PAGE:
1314: First day of the two-day Battle of Bannockburn, a major victory of Robert the Bruce over England’s Edward II. Bruce distinguished himself at the outset of the battle when he was surveying the potential battleground alone on horseback, un-armoured and armed only with an axe. Paraphrasing from the inestimable Wikipedia: “He was identified by Henry de Bohun, nephew of the Earl of Hereford, who immediately lowered his lance and charged the Scottish king. As the great war-horse thundered toward him, Bruce stood his ground, watched with mounting anxiety by his own army. With the Englishman only feet away, Bruce turned aside, stood in his stirrups and hit the knight so hard with his axe that he split his helmet and head in two. This small incident became in a sense a symbol of the war itself: the one side heavily armed but lacking agility; the other highly mobile and open to opportunity. Rebuked by his commanders for the enormous risk he had taken, the king only expressed regret that he had broken the shaft of his axe.”
1639: Birth of Massachusetts Puritan minister Increase Mather (d.1723), a key figure in the Salem Witch Trials of 1692, where he preached moderation in the use of “spectral evidence” and other non-standard items in the increasingly frenzied trials.
1812: The War of 1812- Under increasing pressure created by Parliament’s trade restrictions against Napoleonic France, Royal Navy impressments of American seamen, and British agitation of Indian tribes in the old Northwest Territories, Congress declares war on the United Kingdom. The two-year-long war was mostly fought at sea, with periodic sharp skirmishes along the frontier with Canada and in the Ohio River watershed. Britain made several strong raids into the former colonies, including an attack on Washington, DC that forced President Madison* to flee the White House within the sound of the advancing British guns. The British sacked and burned both the White House and the Capitol before withdrawing back to their ships. For Great Britain, faced concurrently with essentially a catastrophic world war against Napoleon, this war with its former colonies remained something of a side-show. From the American perspective though, it became a matter of life and death. It brought out the best in the American fighting spirit, including:
1) The successful defense of Fort McHenry in Baltimore that inspired our National Anthem;
2) Colonel Andrew Jackson’s successful defense of New Orleans late in the war, and;
3) Significant individual defeats of Royal Navy ships by the new, heavily-gunned American frigates Constitution, Congress, and United States, in addition to the smaller Essex. Constitution, in particular, distinguished herself with stunning defeats of HMS Java and HMS Guerrierre, earning the nickname “Old Ironsides” in the process. The RN followed these losses with a decree that the three American heavy frigates could only be engaged by a ship of the line, or with squadron-level numbers of smaller ships. The war ended with the Treaty of Ghent, which essentially returned territorial changes (primarily in Canada) to status quo ante, and did not address the trade and impressments issues, since they were mooted by the end of the fighting with France.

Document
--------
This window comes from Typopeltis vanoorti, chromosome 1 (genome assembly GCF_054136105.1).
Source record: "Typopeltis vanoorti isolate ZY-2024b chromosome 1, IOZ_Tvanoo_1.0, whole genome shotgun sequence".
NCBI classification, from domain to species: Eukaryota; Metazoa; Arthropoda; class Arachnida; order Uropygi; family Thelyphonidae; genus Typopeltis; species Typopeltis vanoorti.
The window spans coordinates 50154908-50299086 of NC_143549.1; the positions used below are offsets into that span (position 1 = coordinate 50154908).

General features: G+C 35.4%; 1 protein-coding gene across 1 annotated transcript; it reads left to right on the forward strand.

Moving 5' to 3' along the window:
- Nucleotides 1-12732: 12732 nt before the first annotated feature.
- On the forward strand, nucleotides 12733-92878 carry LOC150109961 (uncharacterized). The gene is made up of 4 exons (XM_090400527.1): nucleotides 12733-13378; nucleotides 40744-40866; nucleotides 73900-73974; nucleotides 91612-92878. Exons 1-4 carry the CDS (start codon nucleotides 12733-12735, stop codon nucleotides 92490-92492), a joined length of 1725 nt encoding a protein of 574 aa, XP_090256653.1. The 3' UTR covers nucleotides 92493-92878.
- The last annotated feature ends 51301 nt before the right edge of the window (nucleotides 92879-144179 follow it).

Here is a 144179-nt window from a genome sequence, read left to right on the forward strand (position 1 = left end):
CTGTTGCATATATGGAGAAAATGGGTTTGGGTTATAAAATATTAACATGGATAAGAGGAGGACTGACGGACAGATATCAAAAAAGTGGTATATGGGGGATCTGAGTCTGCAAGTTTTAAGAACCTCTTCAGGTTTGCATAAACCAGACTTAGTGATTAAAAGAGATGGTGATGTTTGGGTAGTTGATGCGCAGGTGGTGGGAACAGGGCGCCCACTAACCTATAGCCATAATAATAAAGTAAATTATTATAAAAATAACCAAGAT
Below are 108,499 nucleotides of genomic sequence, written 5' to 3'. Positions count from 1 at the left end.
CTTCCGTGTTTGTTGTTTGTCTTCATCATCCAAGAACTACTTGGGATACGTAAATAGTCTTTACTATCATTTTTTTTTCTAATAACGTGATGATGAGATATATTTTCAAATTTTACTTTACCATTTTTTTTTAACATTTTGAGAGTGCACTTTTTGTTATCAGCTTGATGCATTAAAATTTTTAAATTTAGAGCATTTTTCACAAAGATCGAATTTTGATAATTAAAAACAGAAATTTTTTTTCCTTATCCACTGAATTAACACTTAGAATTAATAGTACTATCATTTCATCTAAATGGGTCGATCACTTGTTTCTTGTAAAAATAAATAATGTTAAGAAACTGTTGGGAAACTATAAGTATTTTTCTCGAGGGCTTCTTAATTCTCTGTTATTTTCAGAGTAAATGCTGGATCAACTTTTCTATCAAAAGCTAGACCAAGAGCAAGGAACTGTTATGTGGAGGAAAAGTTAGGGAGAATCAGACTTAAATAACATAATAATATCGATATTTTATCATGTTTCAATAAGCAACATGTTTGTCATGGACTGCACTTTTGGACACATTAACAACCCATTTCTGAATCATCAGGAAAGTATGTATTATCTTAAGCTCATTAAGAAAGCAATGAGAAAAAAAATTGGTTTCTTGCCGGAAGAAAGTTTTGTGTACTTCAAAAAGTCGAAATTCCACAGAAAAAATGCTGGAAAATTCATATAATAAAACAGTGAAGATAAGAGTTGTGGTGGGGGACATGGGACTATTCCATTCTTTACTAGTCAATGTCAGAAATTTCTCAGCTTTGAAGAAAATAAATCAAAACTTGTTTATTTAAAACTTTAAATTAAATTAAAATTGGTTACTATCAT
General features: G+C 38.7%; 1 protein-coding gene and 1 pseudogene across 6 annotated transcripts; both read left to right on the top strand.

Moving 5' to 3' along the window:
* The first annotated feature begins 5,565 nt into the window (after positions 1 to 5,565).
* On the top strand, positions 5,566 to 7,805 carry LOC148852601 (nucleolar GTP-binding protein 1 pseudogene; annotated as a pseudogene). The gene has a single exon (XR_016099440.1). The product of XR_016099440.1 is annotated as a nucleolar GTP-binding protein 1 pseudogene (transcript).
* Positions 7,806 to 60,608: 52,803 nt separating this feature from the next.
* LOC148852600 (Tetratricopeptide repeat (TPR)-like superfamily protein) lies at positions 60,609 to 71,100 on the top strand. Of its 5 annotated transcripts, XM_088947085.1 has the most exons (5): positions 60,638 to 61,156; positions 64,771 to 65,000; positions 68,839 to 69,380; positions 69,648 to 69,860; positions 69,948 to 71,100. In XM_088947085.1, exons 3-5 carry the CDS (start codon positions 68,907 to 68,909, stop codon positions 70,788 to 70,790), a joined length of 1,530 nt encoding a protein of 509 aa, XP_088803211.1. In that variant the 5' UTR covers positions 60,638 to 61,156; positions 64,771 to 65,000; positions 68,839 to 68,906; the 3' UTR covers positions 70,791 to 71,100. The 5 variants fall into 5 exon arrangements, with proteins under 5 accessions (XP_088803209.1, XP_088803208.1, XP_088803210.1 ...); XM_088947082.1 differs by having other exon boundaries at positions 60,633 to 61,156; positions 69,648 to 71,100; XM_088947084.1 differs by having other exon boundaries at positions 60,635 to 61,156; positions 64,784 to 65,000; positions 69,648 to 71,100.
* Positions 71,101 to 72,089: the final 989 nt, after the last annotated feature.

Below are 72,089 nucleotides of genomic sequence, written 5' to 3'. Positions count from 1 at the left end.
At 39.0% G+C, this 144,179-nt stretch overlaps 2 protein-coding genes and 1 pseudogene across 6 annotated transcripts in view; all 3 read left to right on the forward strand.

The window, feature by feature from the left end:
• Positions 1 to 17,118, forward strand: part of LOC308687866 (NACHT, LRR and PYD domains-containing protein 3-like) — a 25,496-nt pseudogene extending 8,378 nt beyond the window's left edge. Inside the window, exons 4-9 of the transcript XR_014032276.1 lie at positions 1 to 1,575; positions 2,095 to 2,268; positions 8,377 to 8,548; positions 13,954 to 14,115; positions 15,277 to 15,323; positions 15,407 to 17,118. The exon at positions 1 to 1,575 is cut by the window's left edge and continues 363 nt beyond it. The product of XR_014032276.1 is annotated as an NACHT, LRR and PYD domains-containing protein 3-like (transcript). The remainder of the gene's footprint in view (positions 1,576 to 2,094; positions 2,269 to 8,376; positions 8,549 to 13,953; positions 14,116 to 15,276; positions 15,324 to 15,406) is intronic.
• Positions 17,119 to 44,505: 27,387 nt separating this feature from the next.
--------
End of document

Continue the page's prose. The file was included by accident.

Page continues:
1812: Having subdued virtually the entire continent of Europe under his rule, Napoleon invades Russia.
1815: Battle of Waterloo. Two days after the battles of Quatre Bras and Ligny, Napoleon Bonaparte continues on his northward march toward Brussels. His approach is halted, however, just outside the town of Waterloo, where the Duke of Wellington has arrayed a significant blocking force of artillery and massed infantry in defilade behind a low ridgeline south of town, straddling the main road.The defensive arrangement forces Napoleon into a predictable and narrowing line of approach, which Wellington exploits with well-directed artillery and flanking attacks on both sides of the French army. Late in the afternoon Napoleon orders what should be the piece de resistance- a massed cavalry charge to overwhelm the Allied artillery. One observer reported that the horses were so tightly packed across the field that the ones in the center could not touch the ground. Wellington, for his part, countered by bringing out from defilade his crack infantry troops, which he formed up into squares, bayonets fixed outward in three ranks. With cavalry restricted to close-range sabers, and the natural refusal of horses to press into frieze of bayonets, the British infantry methodically from inside the squares shot the circling horses and riders until the attack completely collapsed.As the remaining cavalry withdrew, Napoleon ordered his crack Imperial Guard into the fray. But as the French approached the now-exhausted squares across a mile of muddy battlefield, and with the approaching Prussian army of von Blucher in sight on his far left, Wellington unleashed a fresh division of infantry again out of defilade in a bayonet charge that shattered the Imperial Guard and triggered a general rout of the entire French army. Recognizing a major defeat, and with only his personal guards in company, Napoleon leaves the battlefield to return to Paris.